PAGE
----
(4) The ‘who the heck do you think you are’ complex? I have had my own run-ins with this goal-grabbing question. It’s the lesser-known cousin of “survivor guilt.” We question our right to achieve—and even the right to consider going after a particular goal. Am I worthy enough? What will others think? Why would anyone want to work with me? Why would anyone want to give me this chance, this job, or this award? Leaders don’t wonder if they should achieve, they make it happen.
(5) Overloaded- all things to all people: We are notorious for over-scheduling. We say yes. We over-yes. Spread so thin we nearly crack, our ability to concentrate on our own gifts and our own path diminish. Who has the time? Leaders don’t just make the time amidst everything. They say ‘no’ to many opportunities or requests so that they can honor the path they are on.
(6) Lack of tangible, known women role models & mentors: With so many anti-role models out there, it’s difficult at times to tease out who the winners are. Women in power are often cut down and labeled in a snarky world of politics and Hollywood appearance standards. Reality TV stars from girls glamorized on 16 and pregnant to Snooki getting into bar fights and hooking up, are lavished with attention and paid handsomely for their appearances nation-wide. The message tells us that those women and girls who are celebrated are not those who do great things but those who entertain us, look the part, and do what will get ratings. Step out of line and you will be denigrated. We need our girls to align themselves with real, unscripted mentors and leaders who can show them what true strength, perseverance, and courage looks like. No matter what other people say.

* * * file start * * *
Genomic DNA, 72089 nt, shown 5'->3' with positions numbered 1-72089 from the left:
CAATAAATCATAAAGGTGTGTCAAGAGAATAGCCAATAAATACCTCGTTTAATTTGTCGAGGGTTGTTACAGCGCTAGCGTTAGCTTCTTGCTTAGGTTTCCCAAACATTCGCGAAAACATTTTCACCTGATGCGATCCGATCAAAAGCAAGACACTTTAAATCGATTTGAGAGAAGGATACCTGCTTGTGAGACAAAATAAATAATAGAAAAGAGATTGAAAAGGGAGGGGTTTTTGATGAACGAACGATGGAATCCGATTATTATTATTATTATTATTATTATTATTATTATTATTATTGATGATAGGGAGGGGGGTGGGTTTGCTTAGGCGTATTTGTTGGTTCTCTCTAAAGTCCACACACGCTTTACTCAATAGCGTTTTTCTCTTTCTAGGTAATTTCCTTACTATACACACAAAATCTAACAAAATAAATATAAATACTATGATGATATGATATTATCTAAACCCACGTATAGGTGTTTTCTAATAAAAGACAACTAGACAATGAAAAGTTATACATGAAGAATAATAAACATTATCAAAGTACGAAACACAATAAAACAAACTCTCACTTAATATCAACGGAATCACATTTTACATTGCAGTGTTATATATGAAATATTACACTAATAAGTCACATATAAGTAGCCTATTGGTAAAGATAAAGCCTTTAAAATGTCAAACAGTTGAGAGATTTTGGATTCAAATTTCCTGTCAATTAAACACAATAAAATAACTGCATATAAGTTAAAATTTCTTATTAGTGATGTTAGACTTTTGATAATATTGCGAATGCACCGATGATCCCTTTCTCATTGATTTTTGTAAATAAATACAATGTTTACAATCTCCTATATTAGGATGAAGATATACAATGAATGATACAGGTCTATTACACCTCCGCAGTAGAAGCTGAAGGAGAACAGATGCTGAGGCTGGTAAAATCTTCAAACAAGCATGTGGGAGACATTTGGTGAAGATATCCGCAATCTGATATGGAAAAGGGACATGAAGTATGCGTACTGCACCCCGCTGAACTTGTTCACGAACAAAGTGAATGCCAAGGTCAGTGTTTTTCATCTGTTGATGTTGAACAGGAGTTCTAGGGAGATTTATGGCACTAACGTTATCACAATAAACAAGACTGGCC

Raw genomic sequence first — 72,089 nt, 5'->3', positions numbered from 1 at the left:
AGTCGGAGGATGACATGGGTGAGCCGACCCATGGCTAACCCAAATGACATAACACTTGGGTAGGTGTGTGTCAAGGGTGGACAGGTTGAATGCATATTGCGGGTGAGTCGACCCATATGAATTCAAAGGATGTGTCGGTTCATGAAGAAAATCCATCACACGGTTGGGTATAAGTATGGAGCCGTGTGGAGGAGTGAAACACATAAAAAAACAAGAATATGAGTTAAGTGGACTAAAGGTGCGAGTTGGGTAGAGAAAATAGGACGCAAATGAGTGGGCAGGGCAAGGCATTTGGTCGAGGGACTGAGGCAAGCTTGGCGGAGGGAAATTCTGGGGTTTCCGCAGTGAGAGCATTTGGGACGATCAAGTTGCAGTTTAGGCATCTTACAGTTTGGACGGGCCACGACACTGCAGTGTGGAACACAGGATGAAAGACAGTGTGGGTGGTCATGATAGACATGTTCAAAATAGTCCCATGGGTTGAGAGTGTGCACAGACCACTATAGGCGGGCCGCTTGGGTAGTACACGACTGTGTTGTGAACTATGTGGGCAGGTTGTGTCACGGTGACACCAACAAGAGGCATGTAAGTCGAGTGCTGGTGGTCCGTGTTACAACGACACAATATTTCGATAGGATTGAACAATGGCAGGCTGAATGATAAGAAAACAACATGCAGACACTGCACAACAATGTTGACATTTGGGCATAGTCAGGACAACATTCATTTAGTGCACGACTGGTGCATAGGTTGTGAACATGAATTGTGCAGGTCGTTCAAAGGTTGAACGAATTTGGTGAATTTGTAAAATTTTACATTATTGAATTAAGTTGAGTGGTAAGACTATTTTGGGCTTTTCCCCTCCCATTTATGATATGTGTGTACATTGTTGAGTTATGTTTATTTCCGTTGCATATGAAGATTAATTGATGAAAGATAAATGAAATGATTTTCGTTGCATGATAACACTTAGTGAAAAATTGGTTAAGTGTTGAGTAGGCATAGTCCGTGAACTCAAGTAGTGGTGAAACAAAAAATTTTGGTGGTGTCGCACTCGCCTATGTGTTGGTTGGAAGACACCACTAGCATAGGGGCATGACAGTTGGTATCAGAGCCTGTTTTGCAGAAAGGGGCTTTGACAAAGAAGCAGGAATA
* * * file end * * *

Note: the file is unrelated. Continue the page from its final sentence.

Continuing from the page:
(7) Asking the wrong question: Many girls and women allow themselves to get sidetracked and shut down on their path to success when someone doesn’t like their idea, doesn’t want to help them, or has a bad attitude. Girls often wonder; “How can I change her mind? “ They begin to ponder; “if only she were different, then I could…” They allow the power to rest in their challenger rather than within themselves. No. Leaders take control. They accept the fact that a barrier exists and then ask themselves; “how can I get what I want or need even if this barrier is standing in my way?”
And while there needs to be an education process—to show men and boys what girls and women can offer without the *nudge, nudge, wink, wink* that statement often is slathered with—I refuse to say that the end-all-be-all answer to more women leaders lies in the hands of changing the minds of our men. Yes, as a mother of a boy I have a responsibility to raise a man who respects women—but I also must be accountable for the type of gutsy, focused, authentic girl I raise too. Not to mention, I must show her an example of what it means to be a female leader in my own life.
Who the heck do I think I am? I’m her mother.
PS. My friend, Amy Jussel, wrote an outstanding piece regarding what people are doing with social media and education to celebrate International Women’s Day…here.